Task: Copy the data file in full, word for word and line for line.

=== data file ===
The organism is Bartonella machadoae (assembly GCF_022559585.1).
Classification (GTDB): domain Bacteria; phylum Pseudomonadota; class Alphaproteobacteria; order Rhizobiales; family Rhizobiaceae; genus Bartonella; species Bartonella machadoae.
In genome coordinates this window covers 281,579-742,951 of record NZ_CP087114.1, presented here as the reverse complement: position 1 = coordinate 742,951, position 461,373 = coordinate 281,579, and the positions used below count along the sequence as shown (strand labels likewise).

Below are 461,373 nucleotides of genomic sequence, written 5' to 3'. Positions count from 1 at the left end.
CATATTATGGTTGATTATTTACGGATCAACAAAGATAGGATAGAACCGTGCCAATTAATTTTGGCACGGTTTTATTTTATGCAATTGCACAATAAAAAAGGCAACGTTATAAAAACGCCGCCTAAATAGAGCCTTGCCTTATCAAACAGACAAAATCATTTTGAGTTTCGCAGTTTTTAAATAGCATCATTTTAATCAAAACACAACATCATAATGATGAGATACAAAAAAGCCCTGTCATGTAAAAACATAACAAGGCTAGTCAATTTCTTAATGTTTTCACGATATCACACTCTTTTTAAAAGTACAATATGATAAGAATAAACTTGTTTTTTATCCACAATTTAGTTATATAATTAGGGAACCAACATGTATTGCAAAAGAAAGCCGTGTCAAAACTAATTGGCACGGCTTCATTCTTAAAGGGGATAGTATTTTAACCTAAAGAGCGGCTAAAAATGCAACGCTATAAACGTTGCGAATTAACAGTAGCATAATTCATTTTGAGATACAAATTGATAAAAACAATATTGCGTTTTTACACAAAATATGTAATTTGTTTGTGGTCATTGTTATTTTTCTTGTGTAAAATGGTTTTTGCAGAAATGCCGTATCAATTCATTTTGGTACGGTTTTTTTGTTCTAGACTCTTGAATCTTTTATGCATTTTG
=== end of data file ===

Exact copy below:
The organism is Bartonella machadoae (assembly GCF_022559585.1).
Classification (GTDB): domain Bacteria; phylum Pseudomonadota; class Alphaproteobacteria; order Rhizobiales; family Rhizobiaceae; genus Bartonella; species Bartonella machadoae.
In genome coordinates this window covers 281,579-742,951 of record NZ_CP087114.1, presented here as the reverse complement: position 1 = coordinate 742,951, position 461,373 = coordinate 281,579, and the positions used below count along the sequence as shown (strand labels likewise).

Below are 461,373 nucleotides of genomic sequence, written 5' to 3'. Positions count from 1 at the left end.
CATATTATGGTTGATTATTTACGGATCAACAAAGATAGGATAGAACCGTGCCAATTAATTTTGGCACGGTTTTATTTTATGCAATTGCACAATAAAAAAGGCAACGTTATAAAAACGCCGCCTAAATAGAGCCTTGCCTTATCAAACAGACAAAATCATTTTGAGTTTCGCAGTTTTTAAATAGCATCATTTTAATCAAAACACAACATCATAATGATGAGATACAAAAAAGCCCTGTCATGTAAAAACATAACAAGGCTAGTCAATTTCTTAATGTTTTCACGATATCACACTCTTTTTAAAAGTACAATATGATAAGAATAAACTTGTTTTTTATCCACAATTTAGTTATATAATTAGGGAACCAACATGTATTGCAAAAGAAAGCCGTGTCAAAACTAATTGGCACGGCTTCATTCTTAAAGGGGATAGTATTTTAACCTAAAGAGCGGCTAAAAATGCAACGCTATAAACGTTGCGAATTAACAGTAGCATAATTCATTTTGAGATACAAATTGATAAAAACAATATTGCGTTTTTACACAAAATATGTAATTTGTTTGTGGTCATTGTTATTTTTCTTGTGTAAAATGGTTTTTGCAGAAATGCCGTATCAATTCATTTTGGTACGGTTTTTTTGTTCTAGACTCTTGAATCTTTTATGCATTTTG